Interestingly, this year Uttarakhand’s famous Gauchar Festival also starts on 23rd November, on the day of Kartik Purnima. Gauchar Festival in Uttarakhand has been one of the most important elements of Uttarakhand’s history and has been celebrated like a ritual since 1943 – since the time of Indo-Tibetan Trade era and is a mark of the period when the people were initiated into the local trade which now has been converted into a tradition. This year, Gauchar Festival will be up and lively from 23rd – 29th November, and will hold an all-round theme signifying the confluence of ‘Trade and Tradition’ encompassed under the serenity of Chamoli. The weeklong extravaganza will offer a variety of activities to participate and indulge in. 

Gauchar Festival at Chamoli

Since the festival will be held at different locations in Gauchar, it will exhibit a diverse environment for all types of enthusiasts. People seeking for an adrenaline rush can take part in land and aerial adventure sports such as paragliding, hot air balloon rides and trekking. For people who are looking to visit the festival for business meets can interact with the other buyers and sellers during the trade fair which will keep the agrarian and artistic treasure of Uttarakhand on the forefront. Furthermore, the festival also features amazing Yoga Camp, where one can immerse in practising and getting to know about the ancient Indian art and will also cater to the people towards the spiritual side with activities like a Prabhat Pheri.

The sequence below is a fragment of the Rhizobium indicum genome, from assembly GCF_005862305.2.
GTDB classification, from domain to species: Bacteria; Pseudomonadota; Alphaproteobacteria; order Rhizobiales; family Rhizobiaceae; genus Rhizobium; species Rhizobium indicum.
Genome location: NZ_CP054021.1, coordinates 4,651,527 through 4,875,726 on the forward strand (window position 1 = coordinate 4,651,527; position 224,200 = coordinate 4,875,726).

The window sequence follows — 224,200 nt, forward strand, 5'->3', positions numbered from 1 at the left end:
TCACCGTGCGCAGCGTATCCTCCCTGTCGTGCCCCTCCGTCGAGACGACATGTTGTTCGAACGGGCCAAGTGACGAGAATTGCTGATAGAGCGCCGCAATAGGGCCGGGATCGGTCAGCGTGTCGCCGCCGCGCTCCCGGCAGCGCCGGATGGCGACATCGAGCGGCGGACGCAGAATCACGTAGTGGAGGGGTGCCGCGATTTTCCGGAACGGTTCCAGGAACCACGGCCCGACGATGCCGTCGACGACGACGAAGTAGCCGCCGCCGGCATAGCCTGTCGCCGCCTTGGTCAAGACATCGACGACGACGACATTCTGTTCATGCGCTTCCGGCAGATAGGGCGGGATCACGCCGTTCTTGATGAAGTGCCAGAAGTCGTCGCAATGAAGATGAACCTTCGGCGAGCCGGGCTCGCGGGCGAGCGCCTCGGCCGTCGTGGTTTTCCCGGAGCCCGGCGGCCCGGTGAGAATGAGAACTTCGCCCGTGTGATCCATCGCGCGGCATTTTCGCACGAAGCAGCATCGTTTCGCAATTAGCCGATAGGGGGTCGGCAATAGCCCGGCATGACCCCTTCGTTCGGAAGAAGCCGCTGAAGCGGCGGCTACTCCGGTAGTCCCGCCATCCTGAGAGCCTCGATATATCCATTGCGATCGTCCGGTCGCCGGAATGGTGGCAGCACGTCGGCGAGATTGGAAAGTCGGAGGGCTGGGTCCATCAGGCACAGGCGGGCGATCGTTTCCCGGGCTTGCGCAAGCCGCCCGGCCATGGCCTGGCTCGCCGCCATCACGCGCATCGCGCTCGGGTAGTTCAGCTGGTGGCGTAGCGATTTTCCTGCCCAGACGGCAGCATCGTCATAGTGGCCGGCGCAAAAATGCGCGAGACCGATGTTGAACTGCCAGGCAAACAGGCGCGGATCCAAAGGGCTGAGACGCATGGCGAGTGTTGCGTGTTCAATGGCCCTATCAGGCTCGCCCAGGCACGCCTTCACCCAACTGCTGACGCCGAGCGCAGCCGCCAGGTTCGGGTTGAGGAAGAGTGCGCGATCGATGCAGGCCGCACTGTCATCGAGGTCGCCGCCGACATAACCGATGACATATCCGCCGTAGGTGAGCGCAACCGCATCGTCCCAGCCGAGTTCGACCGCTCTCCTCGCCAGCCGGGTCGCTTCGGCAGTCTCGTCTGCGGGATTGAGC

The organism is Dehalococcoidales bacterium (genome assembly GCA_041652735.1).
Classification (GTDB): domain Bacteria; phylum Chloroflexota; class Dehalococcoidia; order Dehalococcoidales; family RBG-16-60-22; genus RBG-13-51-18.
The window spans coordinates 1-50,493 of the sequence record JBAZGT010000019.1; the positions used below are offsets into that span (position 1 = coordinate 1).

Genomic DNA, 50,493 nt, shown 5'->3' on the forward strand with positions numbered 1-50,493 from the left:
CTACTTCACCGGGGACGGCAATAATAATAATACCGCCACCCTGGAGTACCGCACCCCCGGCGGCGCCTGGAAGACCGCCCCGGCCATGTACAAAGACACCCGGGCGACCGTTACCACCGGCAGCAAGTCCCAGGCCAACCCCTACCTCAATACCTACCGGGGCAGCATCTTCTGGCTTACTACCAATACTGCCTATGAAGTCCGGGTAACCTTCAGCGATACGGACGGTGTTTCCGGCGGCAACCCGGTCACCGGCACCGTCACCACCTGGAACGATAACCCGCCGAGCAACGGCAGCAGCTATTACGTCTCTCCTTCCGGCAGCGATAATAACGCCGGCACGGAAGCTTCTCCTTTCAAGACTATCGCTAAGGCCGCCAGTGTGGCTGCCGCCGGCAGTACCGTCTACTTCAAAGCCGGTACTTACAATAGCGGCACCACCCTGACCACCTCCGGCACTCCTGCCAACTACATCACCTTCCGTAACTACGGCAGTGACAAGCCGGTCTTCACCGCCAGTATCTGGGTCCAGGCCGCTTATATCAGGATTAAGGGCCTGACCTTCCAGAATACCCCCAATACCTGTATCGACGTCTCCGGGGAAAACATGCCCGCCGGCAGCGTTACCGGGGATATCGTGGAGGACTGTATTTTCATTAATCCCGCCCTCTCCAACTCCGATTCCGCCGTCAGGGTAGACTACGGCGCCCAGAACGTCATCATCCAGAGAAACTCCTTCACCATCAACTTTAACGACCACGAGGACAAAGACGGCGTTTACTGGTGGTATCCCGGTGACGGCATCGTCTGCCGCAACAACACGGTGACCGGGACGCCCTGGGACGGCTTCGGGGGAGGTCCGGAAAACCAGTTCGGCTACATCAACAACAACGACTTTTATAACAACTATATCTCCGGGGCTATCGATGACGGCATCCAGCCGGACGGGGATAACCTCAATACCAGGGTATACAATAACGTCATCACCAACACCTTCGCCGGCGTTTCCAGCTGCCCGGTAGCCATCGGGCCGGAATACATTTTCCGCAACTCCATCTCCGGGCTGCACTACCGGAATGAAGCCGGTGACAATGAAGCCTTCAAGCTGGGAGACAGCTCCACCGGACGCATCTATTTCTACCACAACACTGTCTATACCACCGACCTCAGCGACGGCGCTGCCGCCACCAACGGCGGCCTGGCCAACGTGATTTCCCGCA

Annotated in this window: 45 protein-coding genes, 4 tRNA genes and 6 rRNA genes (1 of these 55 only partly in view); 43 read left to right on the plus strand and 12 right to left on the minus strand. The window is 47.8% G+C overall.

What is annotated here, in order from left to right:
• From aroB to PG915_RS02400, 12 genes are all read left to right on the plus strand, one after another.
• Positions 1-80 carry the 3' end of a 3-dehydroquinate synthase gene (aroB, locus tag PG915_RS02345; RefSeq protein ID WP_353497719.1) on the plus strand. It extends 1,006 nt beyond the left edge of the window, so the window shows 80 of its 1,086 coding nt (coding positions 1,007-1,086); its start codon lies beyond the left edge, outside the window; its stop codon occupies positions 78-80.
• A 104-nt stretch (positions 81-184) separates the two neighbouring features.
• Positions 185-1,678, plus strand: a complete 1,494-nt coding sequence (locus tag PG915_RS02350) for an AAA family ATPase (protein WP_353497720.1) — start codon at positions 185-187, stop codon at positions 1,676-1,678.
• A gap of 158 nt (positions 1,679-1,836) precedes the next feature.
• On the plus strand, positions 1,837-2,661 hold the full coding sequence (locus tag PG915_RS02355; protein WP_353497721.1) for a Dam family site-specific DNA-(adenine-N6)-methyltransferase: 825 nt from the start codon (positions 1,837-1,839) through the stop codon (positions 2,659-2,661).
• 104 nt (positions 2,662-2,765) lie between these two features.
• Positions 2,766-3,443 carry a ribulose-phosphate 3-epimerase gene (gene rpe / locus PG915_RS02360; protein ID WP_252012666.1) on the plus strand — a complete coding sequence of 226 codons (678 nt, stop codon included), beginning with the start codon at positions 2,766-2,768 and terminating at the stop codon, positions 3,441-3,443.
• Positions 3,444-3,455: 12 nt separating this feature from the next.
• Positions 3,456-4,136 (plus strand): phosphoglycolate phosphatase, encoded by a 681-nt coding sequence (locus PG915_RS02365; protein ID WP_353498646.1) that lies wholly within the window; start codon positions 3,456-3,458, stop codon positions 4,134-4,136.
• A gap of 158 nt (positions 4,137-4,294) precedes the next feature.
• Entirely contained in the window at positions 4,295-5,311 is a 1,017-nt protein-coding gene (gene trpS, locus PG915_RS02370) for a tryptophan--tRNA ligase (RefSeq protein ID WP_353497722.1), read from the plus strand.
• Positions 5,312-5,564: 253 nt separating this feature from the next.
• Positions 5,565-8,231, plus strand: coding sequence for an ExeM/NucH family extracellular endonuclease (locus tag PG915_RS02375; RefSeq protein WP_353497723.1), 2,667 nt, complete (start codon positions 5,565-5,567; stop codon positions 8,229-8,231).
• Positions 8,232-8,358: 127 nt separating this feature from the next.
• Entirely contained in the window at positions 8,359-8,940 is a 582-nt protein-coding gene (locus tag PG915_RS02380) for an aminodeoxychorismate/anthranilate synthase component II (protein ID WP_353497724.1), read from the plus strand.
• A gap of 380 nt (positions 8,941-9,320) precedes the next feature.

Taking it to the next level, Gauchar Festival will also organise some mini internal fairs with concentric themes; the visitors can be a part of the Film Festival, to witness some of the most amazing feature films by well known directors and composers. Last but not the least, no festival in Uttarakhand is complete without an element of the State’s cuisine, which will take form as a Food Festival for the people to please their palates and tickle their taste buds with the amazing array of dishes. What’s more? There will also be an opportunity for the people to showcase their culinary skills with a ‘Master-chef Competition’. Going beyond the expectations, for sports enthusiasts, this festival in Chamoli will also host a Sports Meet and sports activities like State Level Boxing Competition, Football, Volleyball, Badminton, Tug of War and Kabaddi Competition.

Have you ever been part of any of the festivals happening on Kartik Purnima? Share your experiences with us in the comments section below. 

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5 thoughts on “A full moon day with hand full of festivities!”

  1. That’s a lovely list. I’m afraid I haven’t been to any of them. But diwali in Udaipur is one thing I was impressed by. Another lovely memory of Diwali is of villages in central India where they put out diyas in fields and around trees. A dark landscape really lights up magically with that.

    1. swamiupendra says:

      Yes, interesting one for festivals on a single day. That’s what make it amazing. With the amount you travel, you are surely going to make it to many of them in coming years. Enjoy China for now!

  2. arv! says:

    Such an informative post. Lots of new things to know! Thanks for posting it.

    1. swamiupendra says:

      Thanks a lot Arvind.